I think my great-great-grandmother would be rolling in her grave if she could see her house today...

I mean, my mom thought the Awful Waffle was a bit of an abomination—the front yard of her sweet great-grandmother's house had been turned into a parking lot!

Me (pregnant with Benjamin) in 2012, holding Miriam, with my mom and Josie

But it's a little more...gaudy...these days...

Nothing against Korean food, in particular. It's just that the house used to look more like this...

That's my grandpa! Circa...1970s? 1980s?

It's strange for me to think of their house being so close to campus. It's just right there! I worry that one day they'll tear it down, but so far it's still standing, and still full of life. My grandpa was born in 1915, but I'm not really sure when the house was built (sometime in the 1800s). 

Our next stop was our condo in Orchard Creek (in Orem). Karen bought this place for Andrew and me to rent when we first got married and then later rented it out to various couples from their BYU ward (mostly, to my recollection). Reid sold it a few years back, but knows the people who live there well, so we were able to pop in for a little visit.

It was starting to thunder a bit, which explains why Phoebe was feeling a little fussy for these pictures (she doesn't like thunder). It also explains Benjamin's face in the picture below:

After that we drove to the Orem house (the one that Reid and Karen bought after their first house fell through, and which they finished raising their children in, and where Andrew and I lived with Rachel and Miriam from 2010 to 2012). We didn't take a picture because the people who live there now were all out in front and it was kind of awkward. But we drove by and admired the neighbourhood, drove by my old neighbourhood, made a quick stop in front of our old high school and the elementary and middle schools (which I didn't attend, but which Andrew and all of his younger siblings and all of my younger siblings did).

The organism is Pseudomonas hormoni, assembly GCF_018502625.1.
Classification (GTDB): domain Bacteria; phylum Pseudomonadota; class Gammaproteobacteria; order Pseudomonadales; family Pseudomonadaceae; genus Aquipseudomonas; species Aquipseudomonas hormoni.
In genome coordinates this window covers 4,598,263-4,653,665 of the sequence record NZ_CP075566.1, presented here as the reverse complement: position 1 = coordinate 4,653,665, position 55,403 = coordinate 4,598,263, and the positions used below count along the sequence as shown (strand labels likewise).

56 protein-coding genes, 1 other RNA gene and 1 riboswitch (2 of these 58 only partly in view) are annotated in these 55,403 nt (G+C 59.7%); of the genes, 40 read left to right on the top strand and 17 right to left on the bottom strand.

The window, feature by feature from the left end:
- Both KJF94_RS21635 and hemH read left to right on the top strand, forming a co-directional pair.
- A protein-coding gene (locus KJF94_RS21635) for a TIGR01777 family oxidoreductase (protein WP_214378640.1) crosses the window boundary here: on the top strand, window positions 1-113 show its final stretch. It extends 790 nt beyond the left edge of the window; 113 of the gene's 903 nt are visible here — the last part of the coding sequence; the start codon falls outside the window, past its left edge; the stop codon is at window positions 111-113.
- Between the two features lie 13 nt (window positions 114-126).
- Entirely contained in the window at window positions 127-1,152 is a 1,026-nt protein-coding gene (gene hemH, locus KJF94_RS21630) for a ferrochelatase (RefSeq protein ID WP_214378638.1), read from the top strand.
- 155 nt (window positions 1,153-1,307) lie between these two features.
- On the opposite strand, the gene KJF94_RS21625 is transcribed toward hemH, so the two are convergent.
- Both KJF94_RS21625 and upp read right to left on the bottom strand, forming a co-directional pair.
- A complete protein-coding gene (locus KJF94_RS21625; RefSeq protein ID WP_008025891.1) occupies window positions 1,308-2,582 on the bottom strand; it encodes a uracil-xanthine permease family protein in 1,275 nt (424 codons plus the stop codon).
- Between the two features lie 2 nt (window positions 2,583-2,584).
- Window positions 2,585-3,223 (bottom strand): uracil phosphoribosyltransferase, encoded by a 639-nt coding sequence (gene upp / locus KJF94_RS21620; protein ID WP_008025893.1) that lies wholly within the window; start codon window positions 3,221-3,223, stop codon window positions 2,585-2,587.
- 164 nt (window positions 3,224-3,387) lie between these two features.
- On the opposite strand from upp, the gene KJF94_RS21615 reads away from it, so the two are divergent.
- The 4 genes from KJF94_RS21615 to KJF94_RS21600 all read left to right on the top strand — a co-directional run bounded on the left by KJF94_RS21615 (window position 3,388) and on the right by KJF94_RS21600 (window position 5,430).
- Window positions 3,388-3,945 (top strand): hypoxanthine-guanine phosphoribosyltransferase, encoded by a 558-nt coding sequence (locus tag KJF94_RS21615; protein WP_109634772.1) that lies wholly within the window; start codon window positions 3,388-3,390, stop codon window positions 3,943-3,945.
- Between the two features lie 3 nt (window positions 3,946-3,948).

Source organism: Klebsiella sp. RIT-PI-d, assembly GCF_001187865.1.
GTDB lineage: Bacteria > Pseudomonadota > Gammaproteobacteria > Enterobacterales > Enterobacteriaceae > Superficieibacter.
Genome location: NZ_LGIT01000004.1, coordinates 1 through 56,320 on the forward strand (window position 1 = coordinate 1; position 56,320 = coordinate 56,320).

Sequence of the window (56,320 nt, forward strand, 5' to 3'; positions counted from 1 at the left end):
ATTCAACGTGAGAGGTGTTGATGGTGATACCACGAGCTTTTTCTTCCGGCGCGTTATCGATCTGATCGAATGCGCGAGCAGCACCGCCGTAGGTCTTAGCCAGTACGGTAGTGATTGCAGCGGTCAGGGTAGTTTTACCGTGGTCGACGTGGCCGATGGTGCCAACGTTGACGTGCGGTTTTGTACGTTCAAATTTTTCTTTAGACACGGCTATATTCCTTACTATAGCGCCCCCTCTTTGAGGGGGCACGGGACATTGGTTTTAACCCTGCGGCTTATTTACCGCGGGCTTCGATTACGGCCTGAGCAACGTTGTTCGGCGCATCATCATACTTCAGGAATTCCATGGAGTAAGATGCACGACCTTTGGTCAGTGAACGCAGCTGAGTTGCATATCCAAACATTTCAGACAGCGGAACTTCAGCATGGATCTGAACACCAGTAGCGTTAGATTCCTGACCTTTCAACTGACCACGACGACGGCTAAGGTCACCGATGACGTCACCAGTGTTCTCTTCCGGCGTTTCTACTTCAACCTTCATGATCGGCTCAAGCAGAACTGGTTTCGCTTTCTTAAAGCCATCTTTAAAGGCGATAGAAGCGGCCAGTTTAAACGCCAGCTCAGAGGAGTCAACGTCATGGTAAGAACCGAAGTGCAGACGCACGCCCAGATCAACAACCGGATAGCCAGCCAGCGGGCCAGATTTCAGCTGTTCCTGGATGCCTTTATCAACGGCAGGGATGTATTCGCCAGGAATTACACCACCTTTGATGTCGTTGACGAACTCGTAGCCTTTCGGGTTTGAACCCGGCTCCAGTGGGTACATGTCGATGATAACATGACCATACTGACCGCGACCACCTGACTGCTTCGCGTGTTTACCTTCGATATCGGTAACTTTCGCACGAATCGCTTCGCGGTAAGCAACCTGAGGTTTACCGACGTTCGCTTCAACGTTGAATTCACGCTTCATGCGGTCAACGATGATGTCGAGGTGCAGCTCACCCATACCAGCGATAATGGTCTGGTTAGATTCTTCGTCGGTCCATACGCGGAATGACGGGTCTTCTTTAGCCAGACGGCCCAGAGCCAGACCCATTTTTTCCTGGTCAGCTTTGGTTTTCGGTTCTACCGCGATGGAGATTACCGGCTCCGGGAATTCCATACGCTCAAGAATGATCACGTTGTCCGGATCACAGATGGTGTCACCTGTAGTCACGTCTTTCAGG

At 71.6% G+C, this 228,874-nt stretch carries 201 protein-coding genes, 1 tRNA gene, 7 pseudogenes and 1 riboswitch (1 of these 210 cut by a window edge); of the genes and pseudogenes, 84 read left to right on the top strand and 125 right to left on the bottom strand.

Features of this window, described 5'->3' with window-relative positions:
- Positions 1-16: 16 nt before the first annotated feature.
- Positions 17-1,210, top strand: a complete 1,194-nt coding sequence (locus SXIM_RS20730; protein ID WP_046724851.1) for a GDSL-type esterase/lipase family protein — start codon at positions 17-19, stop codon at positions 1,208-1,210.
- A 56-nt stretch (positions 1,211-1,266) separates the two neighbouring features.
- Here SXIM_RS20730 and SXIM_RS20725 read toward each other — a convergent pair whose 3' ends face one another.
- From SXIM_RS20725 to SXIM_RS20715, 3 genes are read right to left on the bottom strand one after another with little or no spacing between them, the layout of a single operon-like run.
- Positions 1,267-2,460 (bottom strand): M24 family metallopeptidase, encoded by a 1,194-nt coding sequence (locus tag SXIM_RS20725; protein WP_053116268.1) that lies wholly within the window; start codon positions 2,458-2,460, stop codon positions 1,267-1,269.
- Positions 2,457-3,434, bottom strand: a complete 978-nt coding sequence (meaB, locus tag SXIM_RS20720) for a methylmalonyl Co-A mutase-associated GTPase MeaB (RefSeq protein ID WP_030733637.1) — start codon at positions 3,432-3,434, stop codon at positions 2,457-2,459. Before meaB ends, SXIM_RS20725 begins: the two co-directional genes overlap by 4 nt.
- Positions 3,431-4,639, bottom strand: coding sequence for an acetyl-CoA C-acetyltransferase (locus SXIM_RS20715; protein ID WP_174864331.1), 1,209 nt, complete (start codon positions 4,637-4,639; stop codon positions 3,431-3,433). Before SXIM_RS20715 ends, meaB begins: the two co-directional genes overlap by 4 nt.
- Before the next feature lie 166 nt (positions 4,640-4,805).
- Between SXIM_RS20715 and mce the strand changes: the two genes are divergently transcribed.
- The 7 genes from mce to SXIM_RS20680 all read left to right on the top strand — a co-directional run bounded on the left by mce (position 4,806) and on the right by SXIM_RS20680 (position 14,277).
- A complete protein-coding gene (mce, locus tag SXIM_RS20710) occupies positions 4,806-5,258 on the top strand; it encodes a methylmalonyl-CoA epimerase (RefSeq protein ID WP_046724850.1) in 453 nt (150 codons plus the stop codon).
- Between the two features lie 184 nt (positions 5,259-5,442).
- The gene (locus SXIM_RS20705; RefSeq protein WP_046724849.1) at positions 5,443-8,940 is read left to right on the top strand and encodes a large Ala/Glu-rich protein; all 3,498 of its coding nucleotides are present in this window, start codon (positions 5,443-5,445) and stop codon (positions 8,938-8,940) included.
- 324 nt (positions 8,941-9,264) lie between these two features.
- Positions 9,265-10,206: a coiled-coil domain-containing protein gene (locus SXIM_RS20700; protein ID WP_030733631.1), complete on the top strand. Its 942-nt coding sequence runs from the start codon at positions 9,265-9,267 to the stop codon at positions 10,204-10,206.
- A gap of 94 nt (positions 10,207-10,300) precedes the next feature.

And then we stopped by the Mt. Timpanogos Temple, where Andrew and I were married—coming up on 18 years ago somehow (that number doesn't seem real, but okay).

Here's our whole family in front of the temple:

After this we drove up to Daybreak, where we found Grandma and Grandpa's old Daybreak house and talked about our memories there—playing in the snow on the big communal lawn, Zoë's baby blessing, canoeing in the lake—and then went to the Zanders' for dinner (Tamara has the only pictures of that event on her phone, I believe). It was so nice of them to host us all for dinner!

 It was a fun little trip down memory lane for all of us!


  1. Thanks for this bit of history of Reid and Karen

  2. Huh. I just realized when I read this that people don't call the SWKT the SWKT anymore. I still think of it as the SWKT. Swicket. I am surprised that you don't think of it that way automatically!

    1. I did call it the SWKT. It's a more recent change where they're trying to call buildings by their names rather than abbreviations. My spigot/SWKT confusion happened when I was in high school still and one of your students was trying to give me directions to the RB so I could take Josie swimming...but I just...wasn't getting it. :)